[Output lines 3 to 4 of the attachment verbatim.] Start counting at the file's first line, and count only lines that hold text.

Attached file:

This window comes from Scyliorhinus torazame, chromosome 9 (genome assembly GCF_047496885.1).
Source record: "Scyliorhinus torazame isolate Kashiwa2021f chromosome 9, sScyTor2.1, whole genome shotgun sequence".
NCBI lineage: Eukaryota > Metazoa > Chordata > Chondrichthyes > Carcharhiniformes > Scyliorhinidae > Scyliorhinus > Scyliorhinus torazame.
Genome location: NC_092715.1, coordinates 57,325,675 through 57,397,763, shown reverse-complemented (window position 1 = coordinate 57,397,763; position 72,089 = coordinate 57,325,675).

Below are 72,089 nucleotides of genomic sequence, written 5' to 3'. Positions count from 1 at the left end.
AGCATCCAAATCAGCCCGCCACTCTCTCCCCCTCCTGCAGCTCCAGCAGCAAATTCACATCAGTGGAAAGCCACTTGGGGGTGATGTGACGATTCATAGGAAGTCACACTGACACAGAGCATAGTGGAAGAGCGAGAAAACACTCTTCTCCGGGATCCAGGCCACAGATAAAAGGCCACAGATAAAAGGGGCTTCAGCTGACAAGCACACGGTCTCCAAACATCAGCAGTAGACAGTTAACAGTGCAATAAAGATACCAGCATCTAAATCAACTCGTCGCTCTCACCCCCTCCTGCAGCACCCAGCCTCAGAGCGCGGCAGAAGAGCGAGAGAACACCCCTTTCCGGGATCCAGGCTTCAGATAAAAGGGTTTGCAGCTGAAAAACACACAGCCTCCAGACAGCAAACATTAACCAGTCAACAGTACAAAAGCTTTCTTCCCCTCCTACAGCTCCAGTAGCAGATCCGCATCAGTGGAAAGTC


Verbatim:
NCBI lineage: Eukaryota > Metazoa > Chordata > Chondrichthyes > Carcharhiniformes > Scyliorhinidae > Scyliorhinus > Scyliorhinus torazame.
Genome location: NC_092715.1, coordinates 57,325,675 through 57,397,763, shown reverse-complemented (window position 1 = coordinate 57,397,763; position 72,089 = coordinate 57,325,675).